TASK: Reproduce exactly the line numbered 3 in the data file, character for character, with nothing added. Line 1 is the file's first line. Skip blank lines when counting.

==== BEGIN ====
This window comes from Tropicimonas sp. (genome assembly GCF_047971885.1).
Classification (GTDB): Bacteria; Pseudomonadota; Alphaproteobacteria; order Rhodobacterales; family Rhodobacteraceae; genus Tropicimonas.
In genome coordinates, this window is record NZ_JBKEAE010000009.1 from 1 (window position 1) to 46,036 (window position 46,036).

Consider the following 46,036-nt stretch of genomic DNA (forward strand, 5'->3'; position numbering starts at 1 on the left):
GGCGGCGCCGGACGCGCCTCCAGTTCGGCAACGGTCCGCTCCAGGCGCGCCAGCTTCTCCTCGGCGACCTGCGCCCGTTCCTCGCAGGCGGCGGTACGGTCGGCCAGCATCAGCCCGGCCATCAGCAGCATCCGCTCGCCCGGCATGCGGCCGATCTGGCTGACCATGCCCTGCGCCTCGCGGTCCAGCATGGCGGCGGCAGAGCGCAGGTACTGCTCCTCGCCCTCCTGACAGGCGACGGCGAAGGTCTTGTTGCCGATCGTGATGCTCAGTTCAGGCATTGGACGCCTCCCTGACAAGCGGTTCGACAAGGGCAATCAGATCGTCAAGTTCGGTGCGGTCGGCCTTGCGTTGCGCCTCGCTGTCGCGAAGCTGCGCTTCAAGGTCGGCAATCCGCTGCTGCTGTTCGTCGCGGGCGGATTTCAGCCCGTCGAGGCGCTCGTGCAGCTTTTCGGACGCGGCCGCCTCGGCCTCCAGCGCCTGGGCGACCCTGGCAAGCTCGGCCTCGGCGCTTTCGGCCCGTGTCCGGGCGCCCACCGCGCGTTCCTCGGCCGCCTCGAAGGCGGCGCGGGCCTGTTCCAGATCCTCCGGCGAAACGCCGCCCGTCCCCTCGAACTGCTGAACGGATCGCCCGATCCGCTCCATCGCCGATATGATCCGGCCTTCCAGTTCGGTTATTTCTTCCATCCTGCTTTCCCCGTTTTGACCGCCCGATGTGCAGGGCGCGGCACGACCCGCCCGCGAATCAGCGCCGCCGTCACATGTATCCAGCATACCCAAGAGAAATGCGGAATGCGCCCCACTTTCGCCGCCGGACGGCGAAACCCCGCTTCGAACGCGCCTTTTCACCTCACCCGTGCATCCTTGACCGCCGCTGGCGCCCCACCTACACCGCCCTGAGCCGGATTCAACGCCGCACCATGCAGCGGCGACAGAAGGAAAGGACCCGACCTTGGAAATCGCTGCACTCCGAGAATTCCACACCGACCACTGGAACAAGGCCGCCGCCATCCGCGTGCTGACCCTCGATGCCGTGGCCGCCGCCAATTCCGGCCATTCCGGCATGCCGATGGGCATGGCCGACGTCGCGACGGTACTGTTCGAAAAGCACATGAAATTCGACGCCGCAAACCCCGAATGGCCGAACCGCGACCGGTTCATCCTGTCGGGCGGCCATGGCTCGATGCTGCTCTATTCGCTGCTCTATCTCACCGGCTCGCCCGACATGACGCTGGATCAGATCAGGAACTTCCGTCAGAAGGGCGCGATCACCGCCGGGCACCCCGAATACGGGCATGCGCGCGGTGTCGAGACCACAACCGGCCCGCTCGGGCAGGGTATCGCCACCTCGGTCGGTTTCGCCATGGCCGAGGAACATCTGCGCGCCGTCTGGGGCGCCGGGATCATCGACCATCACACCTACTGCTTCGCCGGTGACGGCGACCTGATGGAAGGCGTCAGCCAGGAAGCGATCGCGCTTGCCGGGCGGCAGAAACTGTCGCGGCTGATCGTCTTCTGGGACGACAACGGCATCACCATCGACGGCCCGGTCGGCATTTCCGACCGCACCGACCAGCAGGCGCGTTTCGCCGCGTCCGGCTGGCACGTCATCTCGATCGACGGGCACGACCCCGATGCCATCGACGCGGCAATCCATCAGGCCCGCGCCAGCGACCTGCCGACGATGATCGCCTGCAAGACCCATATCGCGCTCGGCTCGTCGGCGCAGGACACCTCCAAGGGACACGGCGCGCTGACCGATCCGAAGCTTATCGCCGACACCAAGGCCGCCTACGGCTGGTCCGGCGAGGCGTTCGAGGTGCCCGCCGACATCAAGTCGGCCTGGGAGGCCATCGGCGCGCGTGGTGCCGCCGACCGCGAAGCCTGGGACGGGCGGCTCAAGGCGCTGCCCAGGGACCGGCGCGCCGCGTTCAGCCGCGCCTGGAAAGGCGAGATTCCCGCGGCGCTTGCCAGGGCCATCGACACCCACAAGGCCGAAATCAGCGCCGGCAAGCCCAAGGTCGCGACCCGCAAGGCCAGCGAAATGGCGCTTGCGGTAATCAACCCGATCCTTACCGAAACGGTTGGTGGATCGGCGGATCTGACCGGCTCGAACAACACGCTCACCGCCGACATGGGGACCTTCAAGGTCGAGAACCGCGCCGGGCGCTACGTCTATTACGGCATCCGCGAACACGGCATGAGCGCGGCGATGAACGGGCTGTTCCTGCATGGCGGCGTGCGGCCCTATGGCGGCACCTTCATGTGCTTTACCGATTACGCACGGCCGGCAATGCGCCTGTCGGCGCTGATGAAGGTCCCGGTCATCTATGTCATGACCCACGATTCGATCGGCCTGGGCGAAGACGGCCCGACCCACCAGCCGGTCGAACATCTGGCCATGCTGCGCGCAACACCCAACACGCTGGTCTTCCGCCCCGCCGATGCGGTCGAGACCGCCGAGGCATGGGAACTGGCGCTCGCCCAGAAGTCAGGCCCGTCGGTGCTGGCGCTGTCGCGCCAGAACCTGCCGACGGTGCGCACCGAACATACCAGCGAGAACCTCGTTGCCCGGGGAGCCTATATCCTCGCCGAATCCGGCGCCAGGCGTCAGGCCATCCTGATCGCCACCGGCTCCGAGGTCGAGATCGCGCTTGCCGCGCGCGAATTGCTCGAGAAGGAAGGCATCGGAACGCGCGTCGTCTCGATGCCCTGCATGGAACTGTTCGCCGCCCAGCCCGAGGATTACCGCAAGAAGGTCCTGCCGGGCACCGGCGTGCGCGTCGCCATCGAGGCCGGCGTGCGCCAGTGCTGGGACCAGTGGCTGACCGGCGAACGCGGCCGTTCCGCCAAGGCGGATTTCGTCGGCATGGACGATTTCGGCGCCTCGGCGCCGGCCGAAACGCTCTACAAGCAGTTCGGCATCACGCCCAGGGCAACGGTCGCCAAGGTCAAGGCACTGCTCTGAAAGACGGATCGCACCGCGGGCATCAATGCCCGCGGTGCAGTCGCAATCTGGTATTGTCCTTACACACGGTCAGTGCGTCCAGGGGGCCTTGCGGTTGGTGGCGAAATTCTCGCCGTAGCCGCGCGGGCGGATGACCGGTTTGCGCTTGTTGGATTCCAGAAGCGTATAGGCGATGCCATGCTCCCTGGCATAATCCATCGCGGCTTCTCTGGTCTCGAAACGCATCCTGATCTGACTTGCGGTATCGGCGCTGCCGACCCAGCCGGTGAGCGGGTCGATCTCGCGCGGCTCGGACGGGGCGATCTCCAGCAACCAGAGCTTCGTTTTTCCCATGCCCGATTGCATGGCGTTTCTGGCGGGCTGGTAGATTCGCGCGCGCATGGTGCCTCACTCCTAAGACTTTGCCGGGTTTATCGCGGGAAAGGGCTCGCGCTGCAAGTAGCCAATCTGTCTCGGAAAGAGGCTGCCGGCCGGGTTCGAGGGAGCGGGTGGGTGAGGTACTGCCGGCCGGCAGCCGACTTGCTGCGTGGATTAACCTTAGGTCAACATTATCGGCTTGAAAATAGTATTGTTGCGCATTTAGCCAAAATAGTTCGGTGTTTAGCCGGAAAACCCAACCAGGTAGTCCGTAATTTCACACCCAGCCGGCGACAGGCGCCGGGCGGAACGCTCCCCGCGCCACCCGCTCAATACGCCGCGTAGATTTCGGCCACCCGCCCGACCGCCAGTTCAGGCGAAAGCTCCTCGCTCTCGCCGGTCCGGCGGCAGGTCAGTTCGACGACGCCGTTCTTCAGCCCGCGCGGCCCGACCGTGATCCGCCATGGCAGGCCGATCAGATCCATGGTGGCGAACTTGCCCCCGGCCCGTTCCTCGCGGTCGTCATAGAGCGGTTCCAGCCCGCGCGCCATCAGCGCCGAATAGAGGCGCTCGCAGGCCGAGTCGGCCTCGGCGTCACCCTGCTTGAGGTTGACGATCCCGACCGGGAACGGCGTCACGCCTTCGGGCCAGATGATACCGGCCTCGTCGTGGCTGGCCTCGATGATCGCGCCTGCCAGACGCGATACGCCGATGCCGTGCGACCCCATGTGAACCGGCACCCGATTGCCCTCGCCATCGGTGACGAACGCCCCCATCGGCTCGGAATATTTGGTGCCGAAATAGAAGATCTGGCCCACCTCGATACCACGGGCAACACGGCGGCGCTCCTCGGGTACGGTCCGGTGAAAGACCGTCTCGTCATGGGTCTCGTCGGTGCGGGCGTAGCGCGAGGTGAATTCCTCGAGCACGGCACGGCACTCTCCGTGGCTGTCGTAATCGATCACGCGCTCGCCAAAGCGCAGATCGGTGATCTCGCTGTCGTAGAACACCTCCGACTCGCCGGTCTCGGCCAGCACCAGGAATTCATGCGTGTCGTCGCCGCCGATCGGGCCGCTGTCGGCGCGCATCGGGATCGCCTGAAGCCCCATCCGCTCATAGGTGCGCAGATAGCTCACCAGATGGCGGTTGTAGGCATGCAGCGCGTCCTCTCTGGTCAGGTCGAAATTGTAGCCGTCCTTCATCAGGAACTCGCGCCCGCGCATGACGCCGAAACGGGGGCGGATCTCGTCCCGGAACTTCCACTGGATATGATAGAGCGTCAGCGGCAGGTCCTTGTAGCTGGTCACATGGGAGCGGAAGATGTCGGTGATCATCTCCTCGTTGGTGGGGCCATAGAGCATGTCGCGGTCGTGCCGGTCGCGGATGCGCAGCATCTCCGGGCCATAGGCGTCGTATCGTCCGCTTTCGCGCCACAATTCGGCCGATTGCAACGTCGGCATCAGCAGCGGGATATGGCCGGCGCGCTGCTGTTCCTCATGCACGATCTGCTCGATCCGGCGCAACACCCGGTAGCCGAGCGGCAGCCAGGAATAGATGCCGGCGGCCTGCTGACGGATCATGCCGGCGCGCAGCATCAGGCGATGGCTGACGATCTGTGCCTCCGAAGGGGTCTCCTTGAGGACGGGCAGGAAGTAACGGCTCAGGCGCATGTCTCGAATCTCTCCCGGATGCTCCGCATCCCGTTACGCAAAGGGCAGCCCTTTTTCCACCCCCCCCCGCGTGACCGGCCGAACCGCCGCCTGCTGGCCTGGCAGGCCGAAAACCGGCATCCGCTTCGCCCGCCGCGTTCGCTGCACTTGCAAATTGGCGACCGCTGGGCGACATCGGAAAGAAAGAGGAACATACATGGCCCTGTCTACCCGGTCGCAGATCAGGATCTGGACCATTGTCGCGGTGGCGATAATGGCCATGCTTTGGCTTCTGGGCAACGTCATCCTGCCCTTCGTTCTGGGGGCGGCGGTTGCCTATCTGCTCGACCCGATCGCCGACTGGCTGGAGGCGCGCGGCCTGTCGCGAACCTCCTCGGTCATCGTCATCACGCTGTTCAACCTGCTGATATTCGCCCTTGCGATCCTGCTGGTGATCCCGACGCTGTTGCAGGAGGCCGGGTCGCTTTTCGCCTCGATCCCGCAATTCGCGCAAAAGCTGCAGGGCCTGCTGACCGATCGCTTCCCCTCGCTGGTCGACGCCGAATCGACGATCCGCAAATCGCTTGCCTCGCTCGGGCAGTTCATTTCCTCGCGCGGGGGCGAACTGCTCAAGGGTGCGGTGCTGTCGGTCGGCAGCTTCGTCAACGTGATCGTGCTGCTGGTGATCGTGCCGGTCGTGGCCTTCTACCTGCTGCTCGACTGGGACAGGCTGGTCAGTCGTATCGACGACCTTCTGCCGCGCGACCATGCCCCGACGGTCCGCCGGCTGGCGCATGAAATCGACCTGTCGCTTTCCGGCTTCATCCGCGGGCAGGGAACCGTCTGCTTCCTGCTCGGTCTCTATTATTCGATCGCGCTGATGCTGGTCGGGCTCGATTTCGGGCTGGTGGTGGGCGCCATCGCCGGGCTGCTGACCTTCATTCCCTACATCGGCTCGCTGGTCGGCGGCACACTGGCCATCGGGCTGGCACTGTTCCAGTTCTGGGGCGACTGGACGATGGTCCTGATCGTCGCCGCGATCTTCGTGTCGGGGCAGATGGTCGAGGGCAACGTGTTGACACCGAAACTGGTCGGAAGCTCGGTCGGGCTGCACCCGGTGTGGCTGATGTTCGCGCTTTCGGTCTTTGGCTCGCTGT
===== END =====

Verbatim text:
In genome coordinates, this window is record NZ_JBKEAE010000009.1 from 1 (window position 1) to 46,036 (window position 46,036).